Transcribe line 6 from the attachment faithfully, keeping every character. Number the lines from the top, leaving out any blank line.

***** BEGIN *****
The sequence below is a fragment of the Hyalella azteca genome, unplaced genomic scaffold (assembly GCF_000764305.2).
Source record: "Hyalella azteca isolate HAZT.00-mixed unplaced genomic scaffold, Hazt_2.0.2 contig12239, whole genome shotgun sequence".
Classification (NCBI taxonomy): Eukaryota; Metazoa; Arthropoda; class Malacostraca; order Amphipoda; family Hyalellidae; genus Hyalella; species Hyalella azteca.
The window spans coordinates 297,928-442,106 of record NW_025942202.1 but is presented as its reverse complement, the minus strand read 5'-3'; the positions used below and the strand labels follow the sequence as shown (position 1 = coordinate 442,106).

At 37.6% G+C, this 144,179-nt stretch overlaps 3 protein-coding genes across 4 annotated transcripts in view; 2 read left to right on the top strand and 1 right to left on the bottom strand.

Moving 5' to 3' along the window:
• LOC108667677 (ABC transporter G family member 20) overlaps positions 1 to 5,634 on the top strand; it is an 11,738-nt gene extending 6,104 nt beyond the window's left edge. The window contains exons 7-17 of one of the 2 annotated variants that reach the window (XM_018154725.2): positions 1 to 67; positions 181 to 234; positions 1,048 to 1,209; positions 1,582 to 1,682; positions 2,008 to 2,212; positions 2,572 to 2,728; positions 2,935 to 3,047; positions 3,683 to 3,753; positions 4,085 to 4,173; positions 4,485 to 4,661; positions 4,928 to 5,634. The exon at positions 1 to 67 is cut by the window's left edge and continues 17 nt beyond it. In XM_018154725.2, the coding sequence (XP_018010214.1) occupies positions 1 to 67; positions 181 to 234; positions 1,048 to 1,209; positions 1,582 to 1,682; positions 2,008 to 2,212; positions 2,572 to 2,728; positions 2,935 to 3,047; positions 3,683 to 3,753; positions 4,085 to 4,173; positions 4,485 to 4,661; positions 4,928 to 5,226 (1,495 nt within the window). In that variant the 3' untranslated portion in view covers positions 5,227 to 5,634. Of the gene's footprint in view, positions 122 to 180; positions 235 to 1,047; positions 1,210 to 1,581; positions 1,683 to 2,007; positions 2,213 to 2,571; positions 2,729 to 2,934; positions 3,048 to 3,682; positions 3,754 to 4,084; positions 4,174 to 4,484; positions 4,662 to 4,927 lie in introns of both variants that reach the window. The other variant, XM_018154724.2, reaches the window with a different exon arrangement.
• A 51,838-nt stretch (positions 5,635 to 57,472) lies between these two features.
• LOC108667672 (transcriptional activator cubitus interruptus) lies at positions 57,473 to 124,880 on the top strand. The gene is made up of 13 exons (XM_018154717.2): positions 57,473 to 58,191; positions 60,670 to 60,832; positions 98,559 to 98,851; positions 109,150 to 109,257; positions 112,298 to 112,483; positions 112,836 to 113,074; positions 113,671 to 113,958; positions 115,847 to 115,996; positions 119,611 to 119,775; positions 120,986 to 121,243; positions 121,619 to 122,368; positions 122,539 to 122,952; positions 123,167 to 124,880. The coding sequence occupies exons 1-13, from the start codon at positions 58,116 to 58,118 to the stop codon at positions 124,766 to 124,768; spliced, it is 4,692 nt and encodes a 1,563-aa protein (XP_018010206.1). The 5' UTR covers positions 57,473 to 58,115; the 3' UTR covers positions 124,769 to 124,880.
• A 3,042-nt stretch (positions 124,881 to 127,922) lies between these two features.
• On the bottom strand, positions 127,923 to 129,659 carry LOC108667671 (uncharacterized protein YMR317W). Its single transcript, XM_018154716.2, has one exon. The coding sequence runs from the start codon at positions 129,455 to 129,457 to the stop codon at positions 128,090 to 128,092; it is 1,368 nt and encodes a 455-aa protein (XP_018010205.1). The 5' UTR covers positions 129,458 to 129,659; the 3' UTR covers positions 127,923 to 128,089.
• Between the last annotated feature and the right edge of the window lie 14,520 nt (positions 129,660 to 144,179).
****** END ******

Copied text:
Moving 5' to 3' along the window: